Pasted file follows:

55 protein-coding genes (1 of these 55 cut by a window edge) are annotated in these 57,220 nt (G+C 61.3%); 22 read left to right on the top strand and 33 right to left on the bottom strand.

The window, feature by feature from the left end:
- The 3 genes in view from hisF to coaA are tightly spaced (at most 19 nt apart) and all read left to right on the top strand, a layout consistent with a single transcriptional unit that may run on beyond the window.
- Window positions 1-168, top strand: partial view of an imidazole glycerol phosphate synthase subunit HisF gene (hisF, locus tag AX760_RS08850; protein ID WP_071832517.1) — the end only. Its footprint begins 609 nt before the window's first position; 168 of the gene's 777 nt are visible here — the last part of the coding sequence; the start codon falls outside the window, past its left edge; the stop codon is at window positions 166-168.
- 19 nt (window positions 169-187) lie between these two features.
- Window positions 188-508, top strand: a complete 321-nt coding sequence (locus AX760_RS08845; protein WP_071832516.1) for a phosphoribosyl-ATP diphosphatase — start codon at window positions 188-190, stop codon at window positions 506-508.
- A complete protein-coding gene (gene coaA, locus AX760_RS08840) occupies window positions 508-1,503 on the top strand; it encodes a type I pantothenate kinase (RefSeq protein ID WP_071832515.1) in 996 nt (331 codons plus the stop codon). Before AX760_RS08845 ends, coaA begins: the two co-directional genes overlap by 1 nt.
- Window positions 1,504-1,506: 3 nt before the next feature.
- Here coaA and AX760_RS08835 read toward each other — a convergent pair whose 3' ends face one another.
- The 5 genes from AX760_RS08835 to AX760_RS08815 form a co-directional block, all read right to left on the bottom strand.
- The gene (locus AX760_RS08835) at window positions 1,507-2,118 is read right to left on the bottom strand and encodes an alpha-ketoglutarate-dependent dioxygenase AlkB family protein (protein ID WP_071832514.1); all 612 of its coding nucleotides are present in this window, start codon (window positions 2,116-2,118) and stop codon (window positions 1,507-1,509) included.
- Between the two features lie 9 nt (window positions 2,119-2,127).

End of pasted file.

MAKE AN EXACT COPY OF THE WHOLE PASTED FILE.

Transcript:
55 protein-coding genes (1 of these 55 cut by a window edge) are annotated in these 57,220 nt (G+C 61.3%); 22 read left to right on the top strand and 33 right to left on the bottom strand.

The window, feature by feature from the left end:
- The 3 genes in view from hisF to coaA are tightly spaced (at most 19 nt apart) and all read left to right on the top strand, a layout consistent with a single transcriptional unit that may run on beyond the window.
- Window positions 1-168, top strand: partial view of an imidazole glycerol phosphate synthase subunit HisF gene (hisF, locus tag AX760_RS08850; protein ID WP_071832517.1) — the end only. Its footprint begins 609 nt before the window's first position; 168 of the gene's 777 nt are visible here — the last part of the coding sequence; the start codon falls outside the window, past its left edge; the stop codon is at window positions 166-168.
- 19 nt (window positions 169-187) lie between these two features.
- Window positions 188-508, top strand: a complete 321-nt coding sequence (locus AX760_RS08845; protein WP_071832516.1) for a phosphoribosyl-ATP diphosphatase — start codon at window positions 188-190, stop codon at window positions 506-508.
- A complete protein-coding gene (gene coaA, locus AX760_RS08840) occupies window positions 508-1,503 on the top strand; it encodes a type I pantothenate kinase (RefSeq protein ID WP_071832515.1) in 996 nt (331 codons plus the stop codon). Before AX760_RS08845 ends, coaA begins: the two co-directional genes overlap by 1 nt.
- Window positions 1,504-1,506: 3 nt before the next feature.
- Here coaA and AX760_RS08835 read toward each other — a convergent pair whose 3' ends face one another.
- The 5 genes from AX760_RS08835 to AX760_RS08815 form a co-directional block, all read right to left on the bottom strand.
- The gene (locus AX760_RS08835) at window positions 1,507-2,118 is read right to left on the bottom strand and encodes an alpha-ketoglutarate-dependent dioxygenase AlkB family protein (protein ID WP_071832514.1); all 612 of its coding nucleotides are present in this window, start codon (window positions 2,116-2,118) and stop codon (window positions 1,507-1,509) included.
- Between the two features lie 9 nt (window positions 2,119-2,127).